A Theoretics of Newsroom Management

    What management practices might work best in nurturing and retaining tomorrow's newsroom leaders? ... Nearly 20 years ago, when I was in the early stages of my work for a book on newsroom management, I was struck by discovering the good fit between basic management theory and newsroom management situations.

    It was a revealing discovery. It persuaded me that directing and managing news coverage, a process we think of as somehow distinctive and different, can be informed by an understanding of management theory.

    (Abraham Maslow theorized) that the more challenging and autonomous the work, the higher and more lasting the motivation, setting the stage for strong performance.

    This theory seems particularly relevant today in thinking about the management of the idea workers we want to populate our newsrooms.

    (According to Frederick Herzberg), the things that tend to create dissatisfaction on the job are found in the work environment, such as company policies, supervision, working conditions, interpersonal relationships, money, status, security.

    The things that make people feel good about the work are found in the work itself, including achievement, recognition, responsibility, and advancement.

    The generation of best and brightest that you expect to nurture and develop will surely be influenced by the Internet, by terrorism and by events yet to unfold.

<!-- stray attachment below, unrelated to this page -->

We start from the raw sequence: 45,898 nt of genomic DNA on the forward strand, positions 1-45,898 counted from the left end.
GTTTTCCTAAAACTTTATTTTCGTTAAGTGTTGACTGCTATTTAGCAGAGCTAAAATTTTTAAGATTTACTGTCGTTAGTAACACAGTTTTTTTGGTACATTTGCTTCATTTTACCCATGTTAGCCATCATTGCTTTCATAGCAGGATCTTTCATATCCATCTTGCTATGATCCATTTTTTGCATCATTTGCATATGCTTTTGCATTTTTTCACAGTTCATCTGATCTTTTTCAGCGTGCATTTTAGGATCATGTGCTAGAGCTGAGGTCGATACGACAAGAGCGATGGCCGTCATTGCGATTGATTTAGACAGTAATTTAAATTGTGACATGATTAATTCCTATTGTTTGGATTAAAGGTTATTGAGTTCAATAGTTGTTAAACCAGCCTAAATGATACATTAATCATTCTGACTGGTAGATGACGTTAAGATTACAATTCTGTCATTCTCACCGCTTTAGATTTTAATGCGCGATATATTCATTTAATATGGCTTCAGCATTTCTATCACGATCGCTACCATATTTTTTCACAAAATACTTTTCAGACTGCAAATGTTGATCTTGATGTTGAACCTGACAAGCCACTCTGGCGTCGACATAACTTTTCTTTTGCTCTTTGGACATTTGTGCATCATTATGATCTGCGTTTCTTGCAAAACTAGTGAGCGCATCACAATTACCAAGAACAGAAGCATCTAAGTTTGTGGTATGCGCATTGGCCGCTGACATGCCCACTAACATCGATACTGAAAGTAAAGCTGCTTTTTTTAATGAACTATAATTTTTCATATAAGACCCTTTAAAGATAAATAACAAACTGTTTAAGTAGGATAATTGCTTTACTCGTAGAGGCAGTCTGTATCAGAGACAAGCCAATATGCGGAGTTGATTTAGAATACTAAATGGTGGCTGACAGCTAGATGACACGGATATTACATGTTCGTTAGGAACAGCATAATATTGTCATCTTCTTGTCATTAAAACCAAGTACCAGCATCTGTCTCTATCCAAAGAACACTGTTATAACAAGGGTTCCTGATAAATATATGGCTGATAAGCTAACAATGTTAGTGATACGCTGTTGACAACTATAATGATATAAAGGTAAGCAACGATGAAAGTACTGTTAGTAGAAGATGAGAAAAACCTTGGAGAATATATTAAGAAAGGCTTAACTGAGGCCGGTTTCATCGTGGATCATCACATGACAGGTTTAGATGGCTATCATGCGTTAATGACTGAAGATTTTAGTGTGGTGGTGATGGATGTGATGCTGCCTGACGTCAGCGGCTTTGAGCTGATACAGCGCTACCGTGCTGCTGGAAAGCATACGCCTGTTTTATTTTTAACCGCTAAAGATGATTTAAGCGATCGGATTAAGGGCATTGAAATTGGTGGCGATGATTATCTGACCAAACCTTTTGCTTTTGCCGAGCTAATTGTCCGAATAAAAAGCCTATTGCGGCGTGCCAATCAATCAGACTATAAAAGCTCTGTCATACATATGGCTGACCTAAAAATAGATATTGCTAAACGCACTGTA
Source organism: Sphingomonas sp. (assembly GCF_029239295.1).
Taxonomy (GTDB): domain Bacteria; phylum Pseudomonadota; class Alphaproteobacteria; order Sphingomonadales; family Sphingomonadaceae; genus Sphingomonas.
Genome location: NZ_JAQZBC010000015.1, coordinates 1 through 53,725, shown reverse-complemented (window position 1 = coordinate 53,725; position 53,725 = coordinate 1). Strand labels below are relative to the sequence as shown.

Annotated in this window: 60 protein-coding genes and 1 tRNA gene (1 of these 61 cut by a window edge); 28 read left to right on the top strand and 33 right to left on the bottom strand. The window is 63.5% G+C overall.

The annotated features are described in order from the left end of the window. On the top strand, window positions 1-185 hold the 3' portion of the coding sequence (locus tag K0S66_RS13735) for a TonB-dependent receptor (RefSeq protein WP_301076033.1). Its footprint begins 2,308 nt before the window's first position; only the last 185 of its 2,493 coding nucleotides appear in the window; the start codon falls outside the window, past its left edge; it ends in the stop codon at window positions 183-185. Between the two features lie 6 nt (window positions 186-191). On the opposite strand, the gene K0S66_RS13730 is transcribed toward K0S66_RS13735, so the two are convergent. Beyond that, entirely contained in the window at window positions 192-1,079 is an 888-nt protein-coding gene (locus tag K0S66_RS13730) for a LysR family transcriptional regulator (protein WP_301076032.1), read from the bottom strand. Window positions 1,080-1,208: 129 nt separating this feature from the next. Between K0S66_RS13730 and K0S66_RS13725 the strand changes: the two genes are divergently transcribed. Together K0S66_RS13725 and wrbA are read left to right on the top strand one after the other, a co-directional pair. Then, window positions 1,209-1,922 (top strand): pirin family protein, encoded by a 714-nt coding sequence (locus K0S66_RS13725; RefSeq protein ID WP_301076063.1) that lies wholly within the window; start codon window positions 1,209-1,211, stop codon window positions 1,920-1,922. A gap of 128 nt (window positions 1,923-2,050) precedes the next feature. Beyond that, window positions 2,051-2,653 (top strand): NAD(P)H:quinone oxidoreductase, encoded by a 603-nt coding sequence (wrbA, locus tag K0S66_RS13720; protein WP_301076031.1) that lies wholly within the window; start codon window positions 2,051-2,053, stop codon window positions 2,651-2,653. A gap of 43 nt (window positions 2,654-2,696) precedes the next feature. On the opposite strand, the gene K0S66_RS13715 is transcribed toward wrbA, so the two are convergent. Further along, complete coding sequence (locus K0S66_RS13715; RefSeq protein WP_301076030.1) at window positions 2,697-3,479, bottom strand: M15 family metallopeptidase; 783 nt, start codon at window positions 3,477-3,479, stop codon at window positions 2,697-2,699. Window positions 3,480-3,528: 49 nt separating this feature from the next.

(Under Paul Hersey and Kenneth Blake's situational leadership model), a leader must be able to diagnose situations sensitively and then adapt his or her behavior ... An editor can determine when close, hands-on supervision is required and when the competence and maturity of a subordinate is such that little direct control over the work is required, and significant responsibility can be delegated.

    If these theories, and others like them, are applied routinely to the newsrooms situations we are all familiar with, they can create a critical sense of predictability. They can help us understand the attributes associated with successful behavior of both staffer and editor, and they establish an important culture of consistency in the direction and management of the news staff.

    Your success in grooming and guiding the best and the brightest will be influenced, to a considerable degree, on how well you can communicate and motivate across generations.

    The thinking and behavior of each generation are shaped by watershed events of their formative years. Gregory (Favre) and I were influenced by the Great Depression and World War II. Most of you experienced the assassination of President Kennedy and the Vietnam War.

    The generation of best and brightest that you expect to nurture and develop will surely be influenced by the Internet, by terrorism, and by events yet to unfold.

    Tomorrow's leaders are not likely to be motivated by the identical values that drove you to success. Your self-awareness of this reality is a key to figuring out a developmental strategy that will work across the generational divide.

    Maybe you'll have to be more of a coach and less of a boss.

    (Harvard president) Larry Summers, wrote: "Organizations that foster an environment where creativity is rewarded, that prepare themselves to respond to challenges and execute their strategy in a nimble way, and that discourage rigid adherence to hierarchy will best be able to meet the challenges of this new century."

    A newsroom that reflects these values will be most likely to succeed in attracting the best and the brightest for the long term.

    [ If you ran the newsroom, what would you do to attract and keep the best and brightest? ]

    Robert Giles is the curator of the Nieman Foundation for Journalism at Harvard University.